power station to Deep Cove, a branch of Doubtful Sound, 10 km
away. Access to the power station is via a two-kilometre vehicle-access tunnel
which spirals down from the surface, or a lift that drops 193 m down from the control room above
the lake. There is no road access into the site; a regular boat service ferries
power station workers and tourists 35 km across the lake from Pearl
Harbour
, at the eastern end of the lake.
The original
construction of the power station cost NZ$135 million (NZ$1.95 billion in 2008 dollars),[4] involved almost 8
million man hours to construct, and claimed the lives of 16 workers.[1]
Soon after the power
station began generating at full capacity in 1972, engineers confirmed a design
problem. Greater than anticipated friction between the water and the tailrace
tunnel walls meant reduced hydrodynamic head. For 30 years,
until 2002, station operators risked flooding the powerhouse if they ran the
station at an output greater than 585 MW (with high lake level and a low tide
the station could generate up to 603MW), far short of the designed peak capacity
of 700 MW. Construction of a second tailrace tunnel in the late 1990's, 10 km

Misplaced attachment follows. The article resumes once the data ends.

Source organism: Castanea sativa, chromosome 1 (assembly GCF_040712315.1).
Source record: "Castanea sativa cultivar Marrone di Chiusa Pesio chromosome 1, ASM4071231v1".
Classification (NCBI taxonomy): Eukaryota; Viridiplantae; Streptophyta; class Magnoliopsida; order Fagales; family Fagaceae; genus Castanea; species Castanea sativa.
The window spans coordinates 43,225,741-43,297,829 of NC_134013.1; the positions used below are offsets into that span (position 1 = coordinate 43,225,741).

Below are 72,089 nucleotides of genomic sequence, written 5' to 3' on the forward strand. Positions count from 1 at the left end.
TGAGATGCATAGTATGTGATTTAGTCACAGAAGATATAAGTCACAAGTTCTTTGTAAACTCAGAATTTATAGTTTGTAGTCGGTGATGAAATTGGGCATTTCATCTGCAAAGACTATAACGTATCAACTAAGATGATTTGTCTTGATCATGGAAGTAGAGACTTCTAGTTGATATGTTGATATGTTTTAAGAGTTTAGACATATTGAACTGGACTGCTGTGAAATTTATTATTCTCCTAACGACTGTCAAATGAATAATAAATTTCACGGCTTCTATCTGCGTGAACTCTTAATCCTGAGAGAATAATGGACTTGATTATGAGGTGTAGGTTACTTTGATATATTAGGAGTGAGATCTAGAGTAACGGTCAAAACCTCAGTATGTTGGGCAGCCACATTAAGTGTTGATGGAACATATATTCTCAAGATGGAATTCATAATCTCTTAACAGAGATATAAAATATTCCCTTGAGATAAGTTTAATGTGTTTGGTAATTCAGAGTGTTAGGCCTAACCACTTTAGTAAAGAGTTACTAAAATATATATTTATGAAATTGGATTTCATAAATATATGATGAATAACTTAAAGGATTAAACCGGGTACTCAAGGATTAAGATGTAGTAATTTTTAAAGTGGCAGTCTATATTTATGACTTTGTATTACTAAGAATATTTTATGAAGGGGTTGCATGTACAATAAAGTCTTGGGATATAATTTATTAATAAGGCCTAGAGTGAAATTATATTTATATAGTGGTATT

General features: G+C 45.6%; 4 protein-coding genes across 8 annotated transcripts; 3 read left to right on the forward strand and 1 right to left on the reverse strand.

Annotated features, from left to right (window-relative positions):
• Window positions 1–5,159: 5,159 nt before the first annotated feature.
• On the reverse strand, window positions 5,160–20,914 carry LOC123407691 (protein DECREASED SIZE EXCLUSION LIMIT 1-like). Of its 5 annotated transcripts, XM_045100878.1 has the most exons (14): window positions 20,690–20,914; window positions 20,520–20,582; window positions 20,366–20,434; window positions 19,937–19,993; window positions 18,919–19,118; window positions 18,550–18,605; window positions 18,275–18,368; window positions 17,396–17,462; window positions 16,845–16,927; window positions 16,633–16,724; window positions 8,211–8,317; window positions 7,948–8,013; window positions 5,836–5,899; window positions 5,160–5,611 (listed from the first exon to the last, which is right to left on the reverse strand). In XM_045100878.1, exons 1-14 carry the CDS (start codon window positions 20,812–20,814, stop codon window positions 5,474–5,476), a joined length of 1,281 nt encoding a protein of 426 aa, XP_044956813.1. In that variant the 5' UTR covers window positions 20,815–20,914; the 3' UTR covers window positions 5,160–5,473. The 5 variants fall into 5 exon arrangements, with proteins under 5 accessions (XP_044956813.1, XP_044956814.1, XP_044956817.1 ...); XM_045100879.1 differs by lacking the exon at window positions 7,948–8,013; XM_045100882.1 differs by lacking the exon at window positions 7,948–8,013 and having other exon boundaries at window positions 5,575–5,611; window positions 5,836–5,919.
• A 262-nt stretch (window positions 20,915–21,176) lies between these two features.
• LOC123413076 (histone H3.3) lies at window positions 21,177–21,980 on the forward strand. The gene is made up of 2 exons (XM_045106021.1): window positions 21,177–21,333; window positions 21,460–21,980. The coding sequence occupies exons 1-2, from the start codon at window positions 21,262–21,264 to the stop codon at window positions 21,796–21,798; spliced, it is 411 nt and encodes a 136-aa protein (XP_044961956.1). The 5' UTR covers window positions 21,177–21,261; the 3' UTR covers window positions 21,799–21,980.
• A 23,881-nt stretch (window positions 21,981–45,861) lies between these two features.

long and 10 metres in diameter, finally solved the problem and increased
capacity to 850MW. The increased exit flow also increased the effective head,
allowing the turbines to generate more power without using more water.The first surveyors
mapping out this corner of New Zealand noted the potential for hydro generation
in the 178-metre drop from the lake to the Tasman Sea at Doubtful Sound. The idea of building a power
station was first formulated by Peter Hay, the Superintending Engineer of the
Public Works Department, and Lemuel Morris Hancock, the Electrical Engineer and
General Superintendent of the Transmission Department of the California Gas and
Electric Company during their November 1903 inspection of Lakes Manapouri and Te
Anau. Each of the 1904 reports by Hay and Hancock noted the hydraulic potential
of the lake systems, being so high above sea level, and while the rugged
isolation of the region meant that it would be neither practical nor economic to